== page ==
Contrast that with the bottom-left quadrant. We label it "obvious in spite of hidden." Or a mirage. These are narratives that captivate the generic tech investor and cloning founder. Yet elicit blank stares from target customers and domain experts. This trap ensnares those attempting to force-fit a playbook from another sector into AECS. Without truly grasping the unique customer needs and industry nuances at play. Avoid this quadrant like the plague. The tricky bit is, you need hard-earned vertical insight to evade this fate.

The other two quadrants can have their place, but are directionally suboptimal. Being hidden to everyone often means shouldering immense market risk on contrarian assumptions about seismic structural changes - eg. regulation before it's anywhere near certain. It can pay off big if right, but it's a bet close to spinning the roulette wheel. On the flip side, being obvious to everyone typically means either betting on a proven category leader (great for growth funds, but comes with a hefty price tag). Or, if done early, it’s just a soldier in the army of ‘me too’ category-clones.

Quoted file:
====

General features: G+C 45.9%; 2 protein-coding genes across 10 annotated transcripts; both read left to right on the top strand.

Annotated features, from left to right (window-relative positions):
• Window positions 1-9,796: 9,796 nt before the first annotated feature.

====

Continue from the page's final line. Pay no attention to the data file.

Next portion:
Our raison d’être is to be the first partners for founders who are hidden and illogical to everyone else, but obvious to us. It's where we together can jump on an emerging opportunity ahead of the pack. Raise a moat around it, and scale into a breakout category-leader before we become obvious.

But pinpointing these singularities demands a keen eye for the non-obvious and hidden. It demands of founders and investors a discipline to differentiate strong vs. poor signals. And which to lean on early.

Strong vs Poor Signals for Early Stage AEC-TECH

It's those signals, hidden in plain sight yet glaringly obvious to anyone with a nuanced understanding and avoiding the herd heuristics, that hold the keys to the next legendary firm in the real world.